A man walks to his friend’s home in a neighbourhood without electricity as snow covers the BlackHawk neighbourhood in Pflugerville, Texas. File/Reuters
Will Bunch, Tribune News Service
In Galveston, Texas, folks are all too used to natural disasters — but warm and wet ones from the Gulf of Mexico, like the notorious hurricane of 1900 that killed thousands. Nothing could have prepared the beachfront city for the icy dagger of a polar vortex attacking from the north with snow, ice and a prolonged deep freeze. As county officials already reported at least two and possibly six deaths from exposure to the cold amid widespread power outages, they asked for a refrigerated morgue truck to deal with even more fatalities as the crisis persists.
“Where we are now in Austin: people are out of food,” Conor Kenny, a former chair of the Texas capital’s planning commission, reported Thursday morning on Twitter. “Half the city still (without) power or heat. Citywide boil notice and little/no water pressure. Roads (bleeped). Stores closed. High of 34 lows in 20s next three days. It’s bad. Real bad. This is our Katrina.”
Indeed. The once-in-a-lifetime freeze that has enveloped all of America’s second-most-populous state (and its southernmost of the continental 48) is on the brink of becoming one of the nation’s public health crises of a new millennium that has already seen far too many disasters — both natural and human-made, but usually blending both. The frigid suffering of millions without electricity, water or food, and the mounting death toll, is the kind of tragedy that should transcend our bitterly divided politics — but you shouldn’t be shocked to learn that the polar opposite has happened.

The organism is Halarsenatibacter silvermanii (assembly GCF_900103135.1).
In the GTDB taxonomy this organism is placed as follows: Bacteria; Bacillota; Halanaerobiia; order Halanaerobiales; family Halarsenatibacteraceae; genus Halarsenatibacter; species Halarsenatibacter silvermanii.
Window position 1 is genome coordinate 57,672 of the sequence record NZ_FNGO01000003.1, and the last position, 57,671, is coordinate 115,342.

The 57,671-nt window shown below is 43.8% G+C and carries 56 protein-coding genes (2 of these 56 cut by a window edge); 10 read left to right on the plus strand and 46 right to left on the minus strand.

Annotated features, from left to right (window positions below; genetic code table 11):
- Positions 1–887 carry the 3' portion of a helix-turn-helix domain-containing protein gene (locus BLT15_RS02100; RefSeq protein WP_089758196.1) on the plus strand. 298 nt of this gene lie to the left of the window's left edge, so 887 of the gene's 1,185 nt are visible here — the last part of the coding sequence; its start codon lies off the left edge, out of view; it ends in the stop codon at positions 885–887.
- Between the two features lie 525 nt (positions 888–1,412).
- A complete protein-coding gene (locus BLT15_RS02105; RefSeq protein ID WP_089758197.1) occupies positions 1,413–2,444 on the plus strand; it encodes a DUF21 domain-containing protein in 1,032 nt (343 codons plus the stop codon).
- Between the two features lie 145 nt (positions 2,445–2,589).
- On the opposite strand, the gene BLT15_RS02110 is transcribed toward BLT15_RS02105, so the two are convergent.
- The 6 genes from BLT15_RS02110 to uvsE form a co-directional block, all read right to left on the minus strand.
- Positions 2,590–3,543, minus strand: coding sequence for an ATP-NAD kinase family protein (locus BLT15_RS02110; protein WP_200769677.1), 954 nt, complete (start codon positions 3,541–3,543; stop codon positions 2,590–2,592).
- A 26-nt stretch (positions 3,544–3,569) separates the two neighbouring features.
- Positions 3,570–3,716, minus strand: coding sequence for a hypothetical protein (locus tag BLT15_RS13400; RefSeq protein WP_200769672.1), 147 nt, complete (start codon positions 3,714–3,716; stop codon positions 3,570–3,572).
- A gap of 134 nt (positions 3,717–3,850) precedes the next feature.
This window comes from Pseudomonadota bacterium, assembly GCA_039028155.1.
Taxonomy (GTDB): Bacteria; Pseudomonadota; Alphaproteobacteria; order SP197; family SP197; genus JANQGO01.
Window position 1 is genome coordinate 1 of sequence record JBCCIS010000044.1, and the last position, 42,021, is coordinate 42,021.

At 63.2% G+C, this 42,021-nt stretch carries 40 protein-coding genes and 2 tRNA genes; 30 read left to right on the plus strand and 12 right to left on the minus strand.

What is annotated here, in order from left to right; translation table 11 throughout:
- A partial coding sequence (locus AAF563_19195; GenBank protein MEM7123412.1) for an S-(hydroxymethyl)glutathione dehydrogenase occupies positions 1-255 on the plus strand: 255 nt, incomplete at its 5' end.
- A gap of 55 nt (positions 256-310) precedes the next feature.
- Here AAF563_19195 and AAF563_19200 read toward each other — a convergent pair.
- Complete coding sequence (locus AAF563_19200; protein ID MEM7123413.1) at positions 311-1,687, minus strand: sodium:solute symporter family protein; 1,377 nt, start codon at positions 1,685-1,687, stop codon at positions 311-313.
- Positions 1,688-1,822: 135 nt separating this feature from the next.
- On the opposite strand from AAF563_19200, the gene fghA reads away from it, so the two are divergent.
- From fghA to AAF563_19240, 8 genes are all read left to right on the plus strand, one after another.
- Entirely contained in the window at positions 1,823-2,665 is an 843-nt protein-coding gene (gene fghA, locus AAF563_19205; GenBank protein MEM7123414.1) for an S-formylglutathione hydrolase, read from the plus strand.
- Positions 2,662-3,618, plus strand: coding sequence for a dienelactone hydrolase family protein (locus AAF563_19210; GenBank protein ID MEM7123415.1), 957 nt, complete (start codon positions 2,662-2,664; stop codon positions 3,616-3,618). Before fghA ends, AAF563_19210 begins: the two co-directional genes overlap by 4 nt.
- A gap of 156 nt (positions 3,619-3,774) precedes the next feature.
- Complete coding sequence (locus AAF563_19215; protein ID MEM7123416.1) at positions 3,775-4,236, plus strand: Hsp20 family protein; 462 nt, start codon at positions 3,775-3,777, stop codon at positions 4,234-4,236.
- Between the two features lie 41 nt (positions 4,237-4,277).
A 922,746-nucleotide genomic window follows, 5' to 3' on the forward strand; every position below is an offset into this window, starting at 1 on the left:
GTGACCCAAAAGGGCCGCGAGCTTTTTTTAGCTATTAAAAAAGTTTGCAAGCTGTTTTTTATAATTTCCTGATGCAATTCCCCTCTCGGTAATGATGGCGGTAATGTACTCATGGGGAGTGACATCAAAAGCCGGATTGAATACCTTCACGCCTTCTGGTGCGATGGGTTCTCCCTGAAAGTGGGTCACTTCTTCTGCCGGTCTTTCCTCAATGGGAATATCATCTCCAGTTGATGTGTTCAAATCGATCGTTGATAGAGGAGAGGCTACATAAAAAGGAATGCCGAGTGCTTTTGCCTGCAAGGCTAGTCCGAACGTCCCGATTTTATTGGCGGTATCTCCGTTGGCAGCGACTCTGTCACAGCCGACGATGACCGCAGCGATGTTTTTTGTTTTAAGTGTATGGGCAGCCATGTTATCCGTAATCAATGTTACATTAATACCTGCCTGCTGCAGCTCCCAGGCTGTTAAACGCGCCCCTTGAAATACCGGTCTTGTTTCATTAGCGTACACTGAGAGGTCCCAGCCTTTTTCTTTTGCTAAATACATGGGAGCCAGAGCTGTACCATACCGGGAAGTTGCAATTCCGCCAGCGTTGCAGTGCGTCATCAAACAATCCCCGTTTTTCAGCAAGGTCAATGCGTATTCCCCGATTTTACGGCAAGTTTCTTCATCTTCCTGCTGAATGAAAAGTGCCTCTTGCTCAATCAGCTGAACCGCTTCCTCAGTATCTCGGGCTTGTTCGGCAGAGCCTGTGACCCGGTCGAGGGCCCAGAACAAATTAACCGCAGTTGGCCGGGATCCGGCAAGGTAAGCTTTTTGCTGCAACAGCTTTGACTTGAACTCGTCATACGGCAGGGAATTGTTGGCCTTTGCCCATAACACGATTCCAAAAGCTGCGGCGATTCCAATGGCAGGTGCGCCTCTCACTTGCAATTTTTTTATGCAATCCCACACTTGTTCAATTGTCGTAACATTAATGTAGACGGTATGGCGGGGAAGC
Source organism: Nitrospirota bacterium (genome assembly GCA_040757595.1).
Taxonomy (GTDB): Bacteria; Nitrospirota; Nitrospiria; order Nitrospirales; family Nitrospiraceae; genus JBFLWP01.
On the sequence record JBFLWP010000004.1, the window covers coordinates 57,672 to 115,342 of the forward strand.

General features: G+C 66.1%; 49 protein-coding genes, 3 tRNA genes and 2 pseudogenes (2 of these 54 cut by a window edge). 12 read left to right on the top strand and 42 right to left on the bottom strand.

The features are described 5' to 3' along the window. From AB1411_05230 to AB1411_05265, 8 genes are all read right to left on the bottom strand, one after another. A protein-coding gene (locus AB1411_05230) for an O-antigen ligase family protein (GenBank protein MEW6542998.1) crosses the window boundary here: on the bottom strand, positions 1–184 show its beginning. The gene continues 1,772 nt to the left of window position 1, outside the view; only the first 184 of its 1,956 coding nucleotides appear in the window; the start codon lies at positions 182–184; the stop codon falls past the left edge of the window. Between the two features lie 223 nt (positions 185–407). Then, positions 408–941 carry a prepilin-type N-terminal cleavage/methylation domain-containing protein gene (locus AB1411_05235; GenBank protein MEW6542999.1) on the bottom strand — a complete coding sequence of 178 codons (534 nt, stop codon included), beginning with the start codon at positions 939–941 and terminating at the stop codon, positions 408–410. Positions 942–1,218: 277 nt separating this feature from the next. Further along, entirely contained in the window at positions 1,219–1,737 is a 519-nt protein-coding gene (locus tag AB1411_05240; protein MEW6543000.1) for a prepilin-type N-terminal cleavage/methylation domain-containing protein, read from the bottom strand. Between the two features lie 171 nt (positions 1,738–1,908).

The icicles from thousands of burst water pipes had barely started to grow when the state’s overwhelmingly Republican political leadership took to social media and the friendly airwaves of Fox News or talk radio. They bashed their liberal enemies and blamed the statewide power outages on wind power — a growing factor on the Texas grid, although far from dominant — and a Green New Deal for clean energy, even though the GND hasn’t truly been implemented in the Lone Star State or anywhere else.
“This shows how the Green New Deal would be a deadly deal for the United States of America,” Texas Gov. Greg Abbott said Tuesday night on the pinnacle of right-wing media, Fox News’ Hannity, before spouting misleading or wrong stats on the role that wind or solar power has played in the fiasco. Abbott was amplified by fact-free Fox News anchors like Harris Faulkner, who bizarrely blamed “the vilification of oil, gas and coal — the stuff that really keeps you warm.” Then, Rick Perry — the former Texas governor who became Donald Trump’s energy secretary — took it next level by actually hailing the lethal disaster as a good way for Texans “to keep the federal government out of their business.”